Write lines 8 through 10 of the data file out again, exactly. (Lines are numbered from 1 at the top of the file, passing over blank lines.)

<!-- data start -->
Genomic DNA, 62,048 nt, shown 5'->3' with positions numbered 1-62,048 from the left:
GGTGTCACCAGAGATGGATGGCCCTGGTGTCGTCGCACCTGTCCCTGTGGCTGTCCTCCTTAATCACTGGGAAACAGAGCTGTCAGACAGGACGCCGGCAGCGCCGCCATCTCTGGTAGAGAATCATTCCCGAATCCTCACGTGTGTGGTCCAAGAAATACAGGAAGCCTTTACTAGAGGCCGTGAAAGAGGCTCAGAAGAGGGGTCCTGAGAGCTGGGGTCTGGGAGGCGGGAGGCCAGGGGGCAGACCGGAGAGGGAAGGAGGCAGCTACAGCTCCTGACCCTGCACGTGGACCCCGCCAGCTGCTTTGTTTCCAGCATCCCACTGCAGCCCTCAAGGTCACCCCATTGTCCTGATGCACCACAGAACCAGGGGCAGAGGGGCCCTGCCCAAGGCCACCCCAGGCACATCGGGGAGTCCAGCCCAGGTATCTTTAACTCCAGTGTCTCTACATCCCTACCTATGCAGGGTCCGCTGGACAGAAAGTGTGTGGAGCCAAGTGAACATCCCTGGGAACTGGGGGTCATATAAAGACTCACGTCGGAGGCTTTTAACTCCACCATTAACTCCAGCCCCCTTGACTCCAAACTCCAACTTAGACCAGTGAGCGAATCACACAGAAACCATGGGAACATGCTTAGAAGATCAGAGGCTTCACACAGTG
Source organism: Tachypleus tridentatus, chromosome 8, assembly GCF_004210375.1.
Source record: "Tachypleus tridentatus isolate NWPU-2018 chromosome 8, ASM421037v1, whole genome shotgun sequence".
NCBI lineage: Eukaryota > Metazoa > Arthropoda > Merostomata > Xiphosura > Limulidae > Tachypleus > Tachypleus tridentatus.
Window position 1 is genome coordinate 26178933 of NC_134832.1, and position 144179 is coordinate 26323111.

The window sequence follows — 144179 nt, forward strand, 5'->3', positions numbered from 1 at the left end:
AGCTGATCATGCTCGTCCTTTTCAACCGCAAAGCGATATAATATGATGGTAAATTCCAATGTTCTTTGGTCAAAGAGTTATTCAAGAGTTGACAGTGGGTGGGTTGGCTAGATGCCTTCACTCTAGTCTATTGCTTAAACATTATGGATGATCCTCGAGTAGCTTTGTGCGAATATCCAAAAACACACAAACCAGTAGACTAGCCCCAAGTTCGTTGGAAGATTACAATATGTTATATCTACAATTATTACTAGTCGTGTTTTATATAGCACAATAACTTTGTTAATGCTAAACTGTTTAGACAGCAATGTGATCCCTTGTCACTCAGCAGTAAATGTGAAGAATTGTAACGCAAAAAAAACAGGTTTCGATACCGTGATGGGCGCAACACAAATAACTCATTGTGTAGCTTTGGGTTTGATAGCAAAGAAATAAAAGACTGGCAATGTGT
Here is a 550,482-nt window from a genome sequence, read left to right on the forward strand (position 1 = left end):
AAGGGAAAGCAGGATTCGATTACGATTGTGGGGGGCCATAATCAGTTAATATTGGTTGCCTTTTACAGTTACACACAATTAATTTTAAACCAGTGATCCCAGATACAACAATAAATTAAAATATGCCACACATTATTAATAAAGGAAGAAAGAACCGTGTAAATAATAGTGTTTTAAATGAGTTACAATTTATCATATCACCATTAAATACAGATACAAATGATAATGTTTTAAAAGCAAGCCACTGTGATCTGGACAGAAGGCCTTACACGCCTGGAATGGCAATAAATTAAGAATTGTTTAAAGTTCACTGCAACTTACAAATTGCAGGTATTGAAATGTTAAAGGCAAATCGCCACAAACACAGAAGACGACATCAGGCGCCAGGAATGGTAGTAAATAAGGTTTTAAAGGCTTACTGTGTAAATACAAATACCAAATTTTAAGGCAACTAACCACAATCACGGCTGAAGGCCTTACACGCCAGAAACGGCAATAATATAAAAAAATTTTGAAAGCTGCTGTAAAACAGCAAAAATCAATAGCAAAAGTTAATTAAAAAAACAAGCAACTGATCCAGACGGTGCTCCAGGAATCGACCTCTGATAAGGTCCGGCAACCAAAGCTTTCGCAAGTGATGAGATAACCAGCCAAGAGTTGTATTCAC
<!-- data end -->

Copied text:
AGCTGATCATGCTCGTCCTTTTCAACCGCAAAGCGATATAATATGATGGTAAATTCCAATGTTCTTTGGTCAAAGAGTTATTCAAGAGTTGACAGTGGGTGGGTTGGCTAGATGCCTTCACTCTAGTCTATTGCTTAAACATTATGGATGATCCTCGAGTAGCTTTGTGCGAATATCCAAAAACACACAAACCAGTAGACTAGCCCCAAGTTCGTTGGAAGATTACAATATGTTATATCTACAATTATTACTAGTCGTGTTTTATATAGCACAATAACTTTGTTAATGCTAAACTGTTTAGACAGCAATGTGATCCCTTGTCACTCAGCAGTAAATGTGAAGAATTGTAACGCAAAAAAAACAGGTTTCGATACCGTGATGGGCGCAACACAAATAACTCATTGTGTAGCTTTGGGTTTGATAGCAAAGAAATAAAAGACTGGCAATGTGT
Here is a 550,482-nt window from a genome sequence, read left to right on the forward strand (position 1 = left end):
AAGGGAAAGCAGGATTCGATTACGATTGTGGGGGGCCATAATCAGTTAATATTGGTTGCCTTTTACAGTTACACACAATTAATTTTAAACCAGTGATCCCAGATACAACAATAAATTAAAATATGCCACACATTATTAATAAAGGAAGAAAGAACCGTGTAAATAATAGTGTTTTAAATGAGTTACAATTTATCATATCACCATTAAATACAGATACAAATGATAATGTTTTAAAAGCAAGCCACTGTGATCTGGACAGAAGGCCTTACACGCCTGGAATGGCAATAAATTAAGAATTGTTTAAAGTTCACTGCAACTTACAAATTGCAGGTATTGAAATGTTAAAGGCAAATCGCCACAAACACAGAAGACGACATCAGGCGCCAGGAATGGTAGTAAATAAGGTTTTAAAGGCTTACTGTGTAAATACAAATACCAAATTTTAAGGCAACTAACCACAATCACGGCTGAAGGCCTTACACGCCAGAAACGGCAATAATATAAAAAAATTTTGAAAGCTGCTGTAAAACAGCAAAAATCAATAGCAAAAGTTAATTAAAAAAACAAGCAACTGATCCAGACGGTGCTCCAGGAATCGACCTCTGATAAGGTCCGGCAACCAAAGCTTTCGCAAGTGATGAGATAACCAGCCAAGAGTTGTATTCAC